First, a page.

By BRIAN WOODSON
Bluefield Daily Telegraph
If you have to lose a football game by 68 points, it might as well be in the school’s second game in 71 years.
Bluefield College experienced the growing pains that is part of a new program last Saturday, suffering a 77-9 loss to Georgetown, the fourth ranked NAIA team in the nation.
The task ahead is to move on, and get ready for the next one.
“You have to do that anyway, but with a game like that you definitely wipe it out,” Bluefield College head coach Mike Gravier said. “We didn't harp on that game.”
Beatings like that one are going to happen to all programs, and especially to newcomers to the football scene.
Georgetown has won three national championships and played for two others, but Tigers’ coach Bill Cronin recalled back in 1982 in Georgetown’s formative years when they were smashed 70-13 by Northwood, Mich.
Today, Georgetown is a powerhouse among NAIA programs, but it wasn’t always like that.
Gravier, who was an assistant on a new program at Malone University in Ohio, recalled beating Tri-State University of Indiana one season 70-0.
Two years later, that school — now a Division III school called Trine — reached the national semifinals.
“I told (the players) if we stick together there is no reason why we can't build and develop like that as well,” Gravier said.
Georgetown dominated the Rams all over the field, playing everyone on the roster, including four quarterbacks. Bluefield helped them some too, but Gravier admitted even after watching the film that the Tigers were simply too good on that afternoon.
We showed (the film) to them and we took it for what it was, but we could have played a perfect game and still lost by five touchdowns,” Gravier said. “They are pretty good and when you combine that with the mistakes that we made ... I have been on the other side of it and it's no fun for anybody, it's really not.”
Especially for the losing side. Bluefield, which was competitive in a season-opening 42-28 loss to Pikeville two weeks ago, had a much different reaction against the Tigers, falling behind 42-7 at the break, and being out-gained 528-143.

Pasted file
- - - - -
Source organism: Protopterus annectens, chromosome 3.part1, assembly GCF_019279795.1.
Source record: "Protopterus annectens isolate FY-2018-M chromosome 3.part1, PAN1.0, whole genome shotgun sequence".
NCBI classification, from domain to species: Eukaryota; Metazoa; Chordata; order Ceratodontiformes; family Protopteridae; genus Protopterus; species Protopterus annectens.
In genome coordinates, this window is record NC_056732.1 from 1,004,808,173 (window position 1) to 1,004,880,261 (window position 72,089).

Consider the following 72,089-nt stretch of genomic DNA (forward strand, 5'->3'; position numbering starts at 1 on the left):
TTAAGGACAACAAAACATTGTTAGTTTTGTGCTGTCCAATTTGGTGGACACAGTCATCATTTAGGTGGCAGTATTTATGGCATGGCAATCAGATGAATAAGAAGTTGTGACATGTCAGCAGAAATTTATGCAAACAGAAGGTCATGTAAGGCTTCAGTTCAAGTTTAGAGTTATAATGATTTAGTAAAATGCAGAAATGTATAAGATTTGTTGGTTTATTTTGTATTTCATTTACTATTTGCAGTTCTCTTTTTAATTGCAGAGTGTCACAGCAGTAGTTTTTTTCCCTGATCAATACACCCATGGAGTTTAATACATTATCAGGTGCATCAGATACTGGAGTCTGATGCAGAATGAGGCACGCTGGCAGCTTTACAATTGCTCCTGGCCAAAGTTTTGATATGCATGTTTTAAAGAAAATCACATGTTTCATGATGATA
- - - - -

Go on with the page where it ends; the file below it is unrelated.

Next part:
“They were definitely probably embarrassed a little bit to get beat that bad,” Gravier said. “We just physically got manhandled and the thing we shared with them is that is where we want to be.
“That is the water mark that you are shooting for.”
The scary part for Georgetown opponents is that was their first game. Gravier figures — much like Virginia Tech felt after finishing up with Georgia Tech’s triple-option offense — it is best to get that one out of the way.
“You would rather play them, and get it over with,” he said. “Catch them early when they are not in full stride and now we can move forward.”
Up next in a season of firsts for the Rams (0-2) is a road trip to Kentucky Christian. The Knights (1-0) won its opener with an overtime upset of Lindsey Wilson two weeks ago, and then had last week to prepare for the Rams.
Bluefield will leave early Saturday morning and make the 3-hour drive to Grayson, Ky., home of the Knights.
“It is probably best to get the easy trip out of the way, the short one,” Gravier said. “Being on the road for the first time will again be a new experience for our guys.
“As coaches we have got some work to do, you don’t know how teams are going to react on the road. Every week there is a new experience.”